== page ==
Description This drawing is related to a painting showing an incident during the "tulipomania" in Holland in the 1630s, when speculators drove the price of tulips to unprecedented heights, only to have the market suddenly collapse. To control the supply, the government ordered the destruction of the tulip beds. Here, a Dutch aristocrat defends his prize tulip from the government soldiers. The painting, "The Tulip Folly" (1882, Walters 37.2612), has been in the Walters since 1983. Gérôme frequently sold drawings that either replicated his most famous works or were variations on them. In this instance, the drawing has been squared to transfer the design, confirming that it is a preliminary study rather than a replica.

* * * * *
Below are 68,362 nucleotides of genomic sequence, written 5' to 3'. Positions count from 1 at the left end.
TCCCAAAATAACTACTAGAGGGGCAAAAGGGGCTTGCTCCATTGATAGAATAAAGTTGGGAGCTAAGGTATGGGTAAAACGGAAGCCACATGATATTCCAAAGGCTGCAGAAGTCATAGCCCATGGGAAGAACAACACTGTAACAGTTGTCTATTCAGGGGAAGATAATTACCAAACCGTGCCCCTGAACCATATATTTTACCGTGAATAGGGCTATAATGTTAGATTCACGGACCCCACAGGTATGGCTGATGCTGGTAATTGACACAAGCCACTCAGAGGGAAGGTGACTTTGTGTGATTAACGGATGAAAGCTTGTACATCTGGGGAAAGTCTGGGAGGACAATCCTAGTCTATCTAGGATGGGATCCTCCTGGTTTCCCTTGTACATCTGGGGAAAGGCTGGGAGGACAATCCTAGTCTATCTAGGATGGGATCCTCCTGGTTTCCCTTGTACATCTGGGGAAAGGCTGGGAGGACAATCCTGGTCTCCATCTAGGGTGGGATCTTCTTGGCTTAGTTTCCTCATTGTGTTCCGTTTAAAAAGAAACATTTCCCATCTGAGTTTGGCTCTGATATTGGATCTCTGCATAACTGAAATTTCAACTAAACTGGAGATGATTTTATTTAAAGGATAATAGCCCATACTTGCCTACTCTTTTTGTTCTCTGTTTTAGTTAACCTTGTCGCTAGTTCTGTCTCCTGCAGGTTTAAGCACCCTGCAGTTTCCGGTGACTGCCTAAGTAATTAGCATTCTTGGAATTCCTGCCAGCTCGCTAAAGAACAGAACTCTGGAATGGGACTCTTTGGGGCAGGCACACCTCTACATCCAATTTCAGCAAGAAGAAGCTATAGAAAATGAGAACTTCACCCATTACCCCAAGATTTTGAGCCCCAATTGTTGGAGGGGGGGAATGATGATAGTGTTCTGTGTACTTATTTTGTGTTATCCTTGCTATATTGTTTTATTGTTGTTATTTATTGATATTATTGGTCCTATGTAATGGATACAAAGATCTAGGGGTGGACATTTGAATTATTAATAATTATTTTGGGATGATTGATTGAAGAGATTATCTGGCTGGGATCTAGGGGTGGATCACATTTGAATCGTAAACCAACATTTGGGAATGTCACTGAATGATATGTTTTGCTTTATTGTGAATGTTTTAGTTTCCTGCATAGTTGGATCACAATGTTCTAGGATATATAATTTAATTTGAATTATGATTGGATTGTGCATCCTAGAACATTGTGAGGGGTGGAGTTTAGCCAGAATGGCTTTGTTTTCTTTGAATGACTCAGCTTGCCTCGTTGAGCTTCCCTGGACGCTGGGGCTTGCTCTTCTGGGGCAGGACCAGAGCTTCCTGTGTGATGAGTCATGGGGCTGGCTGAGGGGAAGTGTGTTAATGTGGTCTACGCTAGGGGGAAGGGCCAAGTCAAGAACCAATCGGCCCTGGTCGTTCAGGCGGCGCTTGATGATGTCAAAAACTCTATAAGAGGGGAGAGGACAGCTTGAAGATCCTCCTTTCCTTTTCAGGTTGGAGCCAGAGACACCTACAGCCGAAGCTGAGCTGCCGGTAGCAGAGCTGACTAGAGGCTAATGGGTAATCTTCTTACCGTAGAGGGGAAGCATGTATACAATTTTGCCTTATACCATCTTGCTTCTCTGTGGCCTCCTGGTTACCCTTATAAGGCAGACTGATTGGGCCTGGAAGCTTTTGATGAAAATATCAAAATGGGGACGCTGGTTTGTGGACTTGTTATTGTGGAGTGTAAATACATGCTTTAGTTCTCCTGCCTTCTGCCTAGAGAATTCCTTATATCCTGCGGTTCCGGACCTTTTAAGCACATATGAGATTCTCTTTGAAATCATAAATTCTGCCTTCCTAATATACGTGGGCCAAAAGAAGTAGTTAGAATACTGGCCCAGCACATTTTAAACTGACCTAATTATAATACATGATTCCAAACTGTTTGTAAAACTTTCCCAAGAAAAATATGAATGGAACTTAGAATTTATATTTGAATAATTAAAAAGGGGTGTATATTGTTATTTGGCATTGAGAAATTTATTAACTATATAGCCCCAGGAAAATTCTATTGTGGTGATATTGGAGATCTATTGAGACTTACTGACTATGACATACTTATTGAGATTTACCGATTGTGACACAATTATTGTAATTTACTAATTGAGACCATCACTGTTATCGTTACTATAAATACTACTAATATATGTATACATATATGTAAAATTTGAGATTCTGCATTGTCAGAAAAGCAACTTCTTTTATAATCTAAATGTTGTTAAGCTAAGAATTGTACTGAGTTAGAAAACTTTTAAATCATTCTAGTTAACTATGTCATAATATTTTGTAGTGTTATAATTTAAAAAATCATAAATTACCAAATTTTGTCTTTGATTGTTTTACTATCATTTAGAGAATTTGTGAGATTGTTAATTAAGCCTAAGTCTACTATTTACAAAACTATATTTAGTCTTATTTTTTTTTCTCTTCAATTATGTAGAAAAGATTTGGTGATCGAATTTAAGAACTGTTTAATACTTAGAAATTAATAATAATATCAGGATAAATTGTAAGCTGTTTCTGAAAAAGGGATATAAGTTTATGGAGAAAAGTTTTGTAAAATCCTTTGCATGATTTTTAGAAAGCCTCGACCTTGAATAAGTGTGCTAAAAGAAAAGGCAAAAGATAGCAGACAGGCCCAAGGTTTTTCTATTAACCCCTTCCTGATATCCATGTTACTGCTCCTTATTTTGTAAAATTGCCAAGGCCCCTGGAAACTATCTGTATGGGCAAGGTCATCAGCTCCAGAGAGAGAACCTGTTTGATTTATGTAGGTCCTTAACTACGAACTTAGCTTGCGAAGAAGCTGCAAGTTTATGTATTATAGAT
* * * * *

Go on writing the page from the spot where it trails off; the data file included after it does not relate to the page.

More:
|1/01/2002||Treatment||examined for exhibition; other|
- Expanding Horizons: Recent Additions to the Drawings Collection. The Walters Art Museum, Baltimore. 2010.
Provenance Aimé Morot [the artist's son-in-law], Paris [date and mode of acquisition unknown] [the drawing was once part of a notebook in his possession, later dismembered]; Dr. Edward T. Wilson, Bethesda, Maryland [date and mode of acquisition unknown]; Walters Art Museum, 2008, by gift.
Credit Gift of Dr. Edward T. Wilson, in honor of William R. Johnston, 2008
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